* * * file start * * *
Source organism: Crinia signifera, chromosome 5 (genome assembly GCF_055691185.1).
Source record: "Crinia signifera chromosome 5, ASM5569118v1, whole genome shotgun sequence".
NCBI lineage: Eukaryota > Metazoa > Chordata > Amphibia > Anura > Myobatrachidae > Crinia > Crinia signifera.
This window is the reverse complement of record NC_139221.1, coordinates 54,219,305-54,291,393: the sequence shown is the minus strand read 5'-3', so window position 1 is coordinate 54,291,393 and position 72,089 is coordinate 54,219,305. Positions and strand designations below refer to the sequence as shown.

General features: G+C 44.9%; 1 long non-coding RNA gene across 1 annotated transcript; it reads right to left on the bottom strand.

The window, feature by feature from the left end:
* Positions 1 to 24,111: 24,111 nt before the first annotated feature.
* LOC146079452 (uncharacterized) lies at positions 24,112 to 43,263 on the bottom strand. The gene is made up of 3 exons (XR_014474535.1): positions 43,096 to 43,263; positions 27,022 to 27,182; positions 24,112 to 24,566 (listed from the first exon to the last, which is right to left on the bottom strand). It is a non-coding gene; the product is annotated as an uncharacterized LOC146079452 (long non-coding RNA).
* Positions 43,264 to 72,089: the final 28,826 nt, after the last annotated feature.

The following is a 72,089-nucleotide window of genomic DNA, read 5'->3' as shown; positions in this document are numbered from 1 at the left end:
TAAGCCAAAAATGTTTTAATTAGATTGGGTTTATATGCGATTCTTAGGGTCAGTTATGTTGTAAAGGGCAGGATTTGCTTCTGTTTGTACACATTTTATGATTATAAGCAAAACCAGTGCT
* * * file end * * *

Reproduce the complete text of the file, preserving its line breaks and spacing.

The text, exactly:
Source organism: Crinia signifera, chromosome 5 (genome assembly GCF_055691185.1).
Source record: "Crinia signifera chromosome 5, ASM5569118v1, whole genome shotgun sequence".
NCBI lineage: Eukaryota > Metazoa > Chordata > Amphibia > Anura > Myobatrachidae > Crinia > Crinia signifera.
This window is the reverse complement of record NC_139221.1, coordinates 54,219,305-54,291,393: the sequence shown is the minus strand read 5'-3', so window position 1 is coordinate 54,291,393 and position 72,089 is coordinate 54,219,305. Positions and strand designations below refer to the sequence as shown.

General features: G+C 44.9%; 1 long non-coding RNA gene across 1 annotated transcript; it reads right to left on the bottom strand.

The window, feature by feature from the left end:
* Positions 1 to 24,111: 24,111 nt before the first annotated feature.
* LOC146079452 (uncharacterized) lies at positions 24,112 to 43,263 on the bottom strand. The gene is made up of 3 exons (XR_014474535.1): positions 43,096 to 43,263; positions 27,022 to 27,182; positions 24,112 to 24,566 (listed from the first exon to the last, which is right to left on the bottom strand). It is a non-coding gene; the product is annotated as an uncharacterized LOC146079452 (long non-coding RNA).
* Positions 43,264 to 72,089: the final 28,826 nt, after the last annotated feature.

The following is a 72,089-nucleotide window of genomic DNA, read 5'->3' as shown; positions in this document are numbered from 1 at the left end:
TAAGCCAAAAATGTTTTAATTAGATTGGGTTTATATGCGATTCTTAGGGTCAGTTATGTTGTAAAGGGCAGGATTTGCTTCTGTTTGTACACATTTTATGATTATAAGCAAAACCAGTGCT